Advantage of growing up a minority in Singapore is that you adapt

~ By Seker Sb ~

The advantage of growing up a minority in Singapore is that you adapt. We adapt to the name calling that begins in nurseries and kindergarten and we continue to adapt when we realize that those names could only have been passed on from adults. We adapt to the sino-centric sports teams at primary school. We adapt to people speaking in the mainstream language in group meetings in secondary school and we take pride in the fact that you actually understand what they are saying. We adapt to the cruel jokes that use only the colour of our skin as a basis. We adapt to the fact that apart from us and others like us, no one else thinks it is anything other than normal to in fact do so.

We adapt to the concept of SAP schools and the countless other instances of an expression of dominance, of the culture, language and worldview of the majority. And we adapt despite knowing that the laws of our land say otherwise. We adapt to the history of Singapore being taught as if its connection to the peninsula was an aberration and therefore deny its natural heritage. We adapt to other distortions of history when they tell us the railways were built by menial "coolies" without also referencing that they were prisoners of war who had, prior to their capture, taken up arms to free their own motherland.
We adapt to the uninhibited entrenchment of stereotypes during National Service and we serve nonetheless. We even adapt when they tell us that we have a greater propensity to become traitors because some madman somewhere detonates a bomb and he happens to share a religion/race with us. We adapt to the quotas on places at universities and we adapt to job advertisements which preclude on the basis of language. We adapt when they tell us it is economics at play, as though language has no bearing on race or ethnicity.
We adapt when the elected representatives speak openly about the shortcomings of particular minority groups as if they were genetic predispositions as opposed to a failure to ensure equality of opportunity. We adapt to the fact that officials fail to realize that social engineering in Singapore has led to widespread social alienation. We adapt to the endless touting of meritocracy regardless.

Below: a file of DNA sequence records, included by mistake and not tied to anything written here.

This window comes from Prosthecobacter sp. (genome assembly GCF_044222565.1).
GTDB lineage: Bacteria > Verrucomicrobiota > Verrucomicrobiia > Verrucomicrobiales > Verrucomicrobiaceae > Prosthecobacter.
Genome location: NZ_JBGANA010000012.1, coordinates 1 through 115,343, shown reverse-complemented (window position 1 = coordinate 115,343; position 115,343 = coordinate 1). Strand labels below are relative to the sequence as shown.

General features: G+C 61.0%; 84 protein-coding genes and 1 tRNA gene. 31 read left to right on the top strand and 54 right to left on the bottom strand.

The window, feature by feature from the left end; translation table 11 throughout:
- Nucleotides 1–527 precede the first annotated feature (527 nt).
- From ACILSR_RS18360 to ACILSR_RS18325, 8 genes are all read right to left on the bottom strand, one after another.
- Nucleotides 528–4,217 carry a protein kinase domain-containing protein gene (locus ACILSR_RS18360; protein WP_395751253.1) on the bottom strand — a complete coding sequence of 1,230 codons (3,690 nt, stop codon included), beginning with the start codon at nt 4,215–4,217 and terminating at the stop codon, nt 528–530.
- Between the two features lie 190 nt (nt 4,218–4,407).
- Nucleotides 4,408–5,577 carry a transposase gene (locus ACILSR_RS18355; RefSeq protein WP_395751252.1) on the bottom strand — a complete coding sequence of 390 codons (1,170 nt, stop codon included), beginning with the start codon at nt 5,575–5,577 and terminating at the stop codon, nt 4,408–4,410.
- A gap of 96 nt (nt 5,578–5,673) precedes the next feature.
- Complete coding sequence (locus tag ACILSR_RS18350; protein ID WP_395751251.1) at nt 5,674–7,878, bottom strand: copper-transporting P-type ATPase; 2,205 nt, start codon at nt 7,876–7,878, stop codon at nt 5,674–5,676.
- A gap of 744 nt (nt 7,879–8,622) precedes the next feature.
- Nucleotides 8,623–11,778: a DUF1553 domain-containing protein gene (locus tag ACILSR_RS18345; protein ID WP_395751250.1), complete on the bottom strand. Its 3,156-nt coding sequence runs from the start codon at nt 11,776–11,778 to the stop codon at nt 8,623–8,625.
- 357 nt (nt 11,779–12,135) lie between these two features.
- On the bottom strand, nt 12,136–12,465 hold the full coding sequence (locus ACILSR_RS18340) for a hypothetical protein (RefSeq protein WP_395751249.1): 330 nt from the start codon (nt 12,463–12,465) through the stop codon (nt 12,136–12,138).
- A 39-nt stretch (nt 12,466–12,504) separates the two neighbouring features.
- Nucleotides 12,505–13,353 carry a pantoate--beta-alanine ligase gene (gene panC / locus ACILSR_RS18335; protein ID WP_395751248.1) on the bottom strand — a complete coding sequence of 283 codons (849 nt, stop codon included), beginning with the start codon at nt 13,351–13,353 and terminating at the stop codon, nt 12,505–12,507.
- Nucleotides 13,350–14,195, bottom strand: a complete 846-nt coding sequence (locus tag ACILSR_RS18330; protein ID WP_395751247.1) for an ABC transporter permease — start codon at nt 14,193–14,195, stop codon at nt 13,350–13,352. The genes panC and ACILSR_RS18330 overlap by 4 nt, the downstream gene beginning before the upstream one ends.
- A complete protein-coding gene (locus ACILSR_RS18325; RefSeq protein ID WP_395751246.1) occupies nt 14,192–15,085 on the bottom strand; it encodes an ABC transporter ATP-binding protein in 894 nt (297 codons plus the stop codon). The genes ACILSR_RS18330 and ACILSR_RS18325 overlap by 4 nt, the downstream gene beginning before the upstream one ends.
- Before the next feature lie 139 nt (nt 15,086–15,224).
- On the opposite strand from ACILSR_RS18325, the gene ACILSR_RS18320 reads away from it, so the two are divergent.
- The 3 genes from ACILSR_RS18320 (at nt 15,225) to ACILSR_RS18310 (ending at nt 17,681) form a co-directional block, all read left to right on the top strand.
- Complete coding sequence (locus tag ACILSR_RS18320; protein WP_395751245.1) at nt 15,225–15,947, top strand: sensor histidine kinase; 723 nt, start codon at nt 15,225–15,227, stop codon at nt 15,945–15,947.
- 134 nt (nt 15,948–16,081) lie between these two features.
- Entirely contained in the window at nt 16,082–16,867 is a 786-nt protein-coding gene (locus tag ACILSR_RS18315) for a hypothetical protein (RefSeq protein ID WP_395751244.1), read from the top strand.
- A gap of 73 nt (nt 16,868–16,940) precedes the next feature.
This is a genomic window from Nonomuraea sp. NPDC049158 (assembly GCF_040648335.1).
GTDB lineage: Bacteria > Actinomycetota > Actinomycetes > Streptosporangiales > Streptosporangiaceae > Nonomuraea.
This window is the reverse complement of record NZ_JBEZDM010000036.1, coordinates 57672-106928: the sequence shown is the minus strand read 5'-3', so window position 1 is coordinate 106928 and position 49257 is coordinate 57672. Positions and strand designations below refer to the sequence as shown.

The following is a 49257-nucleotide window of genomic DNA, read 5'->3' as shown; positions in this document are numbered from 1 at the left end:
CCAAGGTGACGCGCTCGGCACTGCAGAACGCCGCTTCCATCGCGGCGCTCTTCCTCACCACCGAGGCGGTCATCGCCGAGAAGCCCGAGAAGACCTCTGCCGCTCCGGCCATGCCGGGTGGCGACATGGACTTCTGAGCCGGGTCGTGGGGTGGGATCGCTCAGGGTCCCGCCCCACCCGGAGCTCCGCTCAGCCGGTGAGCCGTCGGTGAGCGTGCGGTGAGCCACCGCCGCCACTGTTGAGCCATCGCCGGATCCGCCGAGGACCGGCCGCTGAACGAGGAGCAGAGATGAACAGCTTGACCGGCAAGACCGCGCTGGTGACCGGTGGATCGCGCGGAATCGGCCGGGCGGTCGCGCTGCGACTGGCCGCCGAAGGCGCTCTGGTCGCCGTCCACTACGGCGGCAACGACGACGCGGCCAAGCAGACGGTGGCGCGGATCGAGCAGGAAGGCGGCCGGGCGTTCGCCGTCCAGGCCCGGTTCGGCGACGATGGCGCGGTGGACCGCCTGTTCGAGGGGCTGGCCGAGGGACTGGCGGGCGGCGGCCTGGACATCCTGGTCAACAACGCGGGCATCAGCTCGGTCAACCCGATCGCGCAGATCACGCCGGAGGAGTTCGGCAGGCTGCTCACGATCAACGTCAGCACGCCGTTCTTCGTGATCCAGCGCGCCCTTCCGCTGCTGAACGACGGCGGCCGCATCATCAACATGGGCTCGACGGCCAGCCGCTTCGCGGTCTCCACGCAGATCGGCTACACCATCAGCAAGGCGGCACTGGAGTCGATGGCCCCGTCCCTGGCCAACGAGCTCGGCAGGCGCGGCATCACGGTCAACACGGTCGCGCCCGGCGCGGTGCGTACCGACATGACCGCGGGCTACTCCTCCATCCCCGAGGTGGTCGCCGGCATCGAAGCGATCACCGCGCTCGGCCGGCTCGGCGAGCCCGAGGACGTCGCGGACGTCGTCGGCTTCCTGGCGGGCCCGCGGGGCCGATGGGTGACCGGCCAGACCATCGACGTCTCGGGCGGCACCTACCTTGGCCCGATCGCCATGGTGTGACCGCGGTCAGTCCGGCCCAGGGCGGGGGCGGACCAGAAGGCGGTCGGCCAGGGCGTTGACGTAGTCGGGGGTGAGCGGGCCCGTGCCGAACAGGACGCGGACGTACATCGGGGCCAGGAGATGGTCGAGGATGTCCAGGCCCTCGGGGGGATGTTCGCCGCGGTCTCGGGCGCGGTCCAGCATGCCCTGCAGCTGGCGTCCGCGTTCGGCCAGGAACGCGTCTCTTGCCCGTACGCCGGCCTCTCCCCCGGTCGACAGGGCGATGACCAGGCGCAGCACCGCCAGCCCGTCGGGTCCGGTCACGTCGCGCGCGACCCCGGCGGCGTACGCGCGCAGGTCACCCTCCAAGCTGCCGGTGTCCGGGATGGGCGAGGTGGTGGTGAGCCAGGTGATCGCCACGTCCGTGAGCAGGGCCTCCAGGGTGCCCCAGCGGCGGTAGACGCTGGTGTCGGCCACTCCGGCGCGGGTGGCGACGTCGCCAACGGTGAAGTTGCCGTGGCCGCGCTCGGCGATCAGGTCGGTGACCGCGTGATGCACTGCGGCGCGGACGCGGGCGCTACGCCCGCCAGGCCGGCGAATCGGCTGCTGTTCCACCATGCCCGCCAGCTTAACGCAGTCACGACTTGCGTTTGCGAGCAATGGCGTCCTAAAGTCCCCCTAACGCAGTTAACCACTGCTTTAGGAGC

But at some point, we stop adapting. When does that happen? When it becomes acceptable to publicly liken a race to dogs, as Ms Shimun Lai did not too long ago. When others jump on the bandwagon to shield the initial commentator from criticism, as Mr Stanley Hart has seen fit to do. When it becomes acceptable to publicly take a photo of young children and affix a label likening them to terrorists and not be either remorseful or repentant.
When minorities begin to feel the shift of publicly acceptable behavior against their interests. When minorities begin to realize that increasingly, individuals are acting on their prejudices publicly, apparently without a fear of consequence. When the minorities do what they can to right this trend by turning to all available state and institutional actors and realize that Singapore's famed method of tip-toeing around instances of racism is just not good enough. When minorities realize, in hindsight, that these are not just instances, but trends they have long become accustomed to.
When minorities realize that those who made these comments either did not have any minority friends/followers within their social network or did not care about the sentiments of what few they did have. Both are horrifying in their own way.
But mostly, we stop adapting when realize that the avenues open to us are few and ineffectual. When we realize that whilst it was our choice to adapt and not make it an issue every single time we were insulted by word, deed, or omission, it certainly is not a choice we want our children to have to consider making.
To the very many wonderful friends, teachers, mentors and random individuals of the majority I have come across, I am sorry I even have to write this.

But I must.

This article first appeared as a facebook note on the author's personal facebook page and was erroneously attributed as anonymous earlier. TOC thanks Seker Sb for allowing us to republish his article on our website.

Headline photo courtesy of ComeSingapore.com.